Haverhill Mayor James Fiorentini compromises with the City Council on tax classification, agreeing to a slight increase in taxes on residents and a lesser decrease in taxes on businesses. (Eagle-Tribune)
Lowell’s new gun licensing policy gets pushback from gun-rights activists. (The Sun)
New Bedford residential and commercial property owners will pay the highest tax rate in 16 years as the City Council approved a hike that places the biggest burden on businesses and lowest on homeowners. (Standard-Times)
Brockton city councilors voted to approve a $6.4 million payment to private water supplier Aquaria for use of the company’s desalination plant, a move that ends a dispute over the 20-year contract between the city and the firm. (The Enterprise)
Milton selectmen want to meet with the town’s police chief to try to resolve a contract dispute that could result in the chief leaving. (Patriot Ledger)
Gov. Charlie Baker offers support for Attorney General Maura Healey‘s plan for regulating sports fantasy sites. (Boston Herald)
James Aloisi says terrorism offers major challenges for policymakers, noting military action will do little to defeat an ideology. (CommonWealth)
Decades of Western meddling in the Middle East helped sow the seed of the current turmoil and terrorist threats, writes Stephen Kinzer. (Boston Globe)
Steve Koczela, president of the MassINC Polling Group, likes the new rules CNN is using to decide who participates in an upcoming debate. (WBUR)
Karl Rove still has nothing good to say about Donald Trump. (USA Today)
A new app offers valet parking in Boston at cheaper-than-most-garage prices, but it’s unclear if the company is making any money.(CommonWealth)
A proposed assisted living facility in Marblehead stirs neighborhood concerns. (Salem News)
Data geeks rejoice: the University of Massachusetts Dartmouth’s Donahue Institute has compiled a treasure trove of key economic and demographic metrics. (Boston Business Journal)
A survey finds 93 percent of Americans know what Black Friday is but just 18 percent are familiar with Giving Tuesday, the annual day on which nonprofits try to get people to focus on charitable donations. (Chronicle of Philanthropy)
Rockland police have applied for a criminal complaint against a 14-year-old boy seeking to charge him with threatening to kill a teacher. (Patriot Ledger)
Displays of the Confederate flag by some students at Framingham State University have riled the campus. (MetroWest Daily News)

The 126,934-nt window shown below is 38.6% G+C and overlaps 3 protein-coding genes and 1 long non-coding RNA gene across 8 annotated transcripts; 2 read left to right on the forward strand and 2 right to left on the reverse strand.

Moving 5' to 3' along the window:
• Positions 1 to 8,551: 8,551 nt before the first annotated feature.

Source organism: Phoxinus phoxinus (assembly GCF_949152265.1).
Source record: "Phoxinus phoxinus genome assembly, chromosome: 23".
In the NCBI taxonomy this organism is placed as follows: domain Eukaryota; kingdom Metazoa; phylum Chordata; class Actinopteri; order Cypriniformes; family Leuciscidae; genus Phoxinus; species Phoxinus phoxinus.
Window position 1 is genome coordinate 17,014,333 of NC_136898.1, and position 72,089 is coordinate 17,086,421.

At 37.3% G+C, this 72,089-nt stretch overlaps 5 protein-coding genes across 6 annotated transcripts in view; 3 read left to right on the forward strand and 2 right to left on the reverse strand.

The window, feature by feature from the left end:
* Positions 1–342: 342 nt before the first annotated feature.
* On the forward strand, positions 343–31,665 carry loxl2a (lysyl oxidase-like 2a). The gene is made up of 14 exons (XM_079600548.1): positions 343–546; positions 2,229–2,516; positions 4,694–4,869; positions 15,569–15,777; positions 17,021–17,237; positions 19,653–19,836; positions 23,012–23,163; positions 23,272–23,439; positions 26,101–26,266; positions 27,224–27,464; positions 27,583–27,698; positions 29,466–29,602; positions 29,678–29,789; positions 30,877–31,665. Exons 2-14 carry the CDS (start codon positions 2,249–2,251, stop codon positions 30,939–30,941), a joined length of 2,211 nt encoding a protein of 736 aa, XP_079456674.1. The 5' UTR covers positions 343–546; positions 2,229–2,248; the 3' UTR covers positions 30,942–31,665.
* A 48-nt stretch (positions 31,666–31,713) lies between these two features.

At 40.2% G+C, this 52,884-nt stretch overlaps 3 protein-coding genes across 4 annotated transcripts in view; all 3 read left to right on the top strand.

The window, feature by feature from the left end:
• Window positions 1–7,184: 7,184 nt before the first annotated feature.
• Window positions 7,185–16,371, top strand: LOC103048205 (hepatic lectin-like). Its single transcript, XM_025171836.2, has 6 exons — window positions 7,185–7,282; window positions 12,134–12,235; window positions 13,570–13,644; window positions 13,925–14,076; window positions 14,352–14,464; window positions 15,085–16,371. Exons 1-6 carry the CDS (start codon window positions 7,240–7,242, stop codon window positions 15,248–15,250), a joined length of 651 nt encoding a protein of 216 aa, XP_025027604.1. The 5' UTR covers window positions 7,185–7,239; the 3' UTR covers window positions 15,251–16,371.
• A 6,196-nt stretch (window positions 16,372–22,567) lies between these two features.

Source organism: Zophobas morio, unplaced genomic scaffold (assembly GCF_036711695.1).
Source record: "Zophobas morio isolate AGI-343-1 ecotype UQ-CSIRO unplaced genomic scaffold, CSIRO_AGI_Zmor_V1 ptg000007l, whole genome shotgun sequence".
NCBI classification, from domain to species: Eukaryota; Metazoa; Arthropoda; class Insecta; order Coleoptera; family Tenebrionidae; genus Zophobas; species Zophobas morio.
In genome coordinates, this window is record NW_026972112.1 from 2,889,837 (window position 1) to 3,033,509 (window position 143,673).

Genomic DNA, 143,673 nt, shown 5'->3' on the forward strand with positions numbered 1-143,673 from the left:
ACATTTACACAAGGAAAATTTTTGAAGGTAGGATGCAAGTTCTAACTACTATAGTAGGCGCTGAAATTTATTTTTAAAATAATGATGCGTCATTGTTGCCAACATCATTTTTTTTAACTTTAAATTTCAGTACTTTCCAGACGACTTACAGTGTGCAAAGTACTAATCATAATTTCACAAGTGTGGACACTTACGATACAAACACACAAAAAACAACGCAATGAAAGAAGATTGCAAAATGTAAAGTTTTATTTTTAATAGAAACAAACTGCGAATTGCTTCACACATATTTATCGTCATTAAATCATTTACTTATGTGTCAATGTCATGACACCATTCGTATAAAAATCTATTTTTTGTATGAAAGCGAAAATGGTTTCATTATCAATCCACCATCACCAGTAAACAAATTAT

Hundreds of Brandeis students have taken over an administration building in an effort to compel interim University President Lisa Lynch to address their diversity demands. (Associated Press)
A new study indicates patients on Medicaid, the federal-state health insurance program for the poor, were far more likely to see their requests for effective but costly hepatitis C drugs denied than patients on Medicare and commercial insurance plans. (Governing)
California researchers say they have genetically engineered mosquitoes that cannot be infected with the malaria parasite and in a way that will make sure the trait spreads quickly in the mosquito population. (Time)
Steward Health Care will maintain a satellite emergency room at the former Quincy Medical Center through 2016 rather than moving it to another location. (Patriot Ledger)
Rising health care costs will leave Fall River schools with at least a $2.3 million budget shortfall. (Herald News)
A report from the American Highway Users Alliance says three stretches of roads around Boston that are the bane of commuters’ existence –I-93 from the Zakim Bridge to the Mass Pike; the lower end of the Southeast Expressway; and the Mass Pike extension in South Boston — are among the top 50 worst bottlenecks in the country. (Patriot Ledger)
New England officials want the Federal Energy Regulatory Commission to evaluate all five of the natural gas pipeline proposals at the same time. (MassLive)
Abigail Hanna, 21, of Topsfield is arraigned on charges she kidnapped and tortured a 2-year-old toddler from Hamilton. (Salem News)
A New Hampshire couple pled not guilty to lying to police and may be hit with more serious charges in connection with the murder of a 29-year-old New Jersey woman whose burning body was found along railroad tracks in Bridgewater earlier this month. (The Enterprise)
Gunmen shot and wounded five people in Minneapolis during a rally by Black Lives Matter organizers protesting the fatal police shooting of an apparently unarmed black man. (New York Times)
Legal experts say Boston College official Jack Dunn would likely face a tough road in litigation against the makers of Spotlight, which he says badly sullies his reputation by completely distorting the role he played as a Boston College High School trustee in the Catholic clergy sex abuse scandal. (Boston Herald)
The Download will be on break until next Monday. To send our faithful readers off for what we hope is a wonderful Thanksgiving with family and friends, we offer two somewhat less than solemn readings of the season from the Book of Dorchester. Specifically, a chronology of her typical Thanksgiving day by Dorchester Reporter co-founder Mary Casey Forry, who passed away in 2004 and whose wry take, first published in 1986, is reprinted each year by the paper, and an account of a particularly memorable Thanksgiving that is best just read, not summarized, by Dorchester’s Joyce Linehan, whose day job is chief of policy for Mayor Marty Walsh.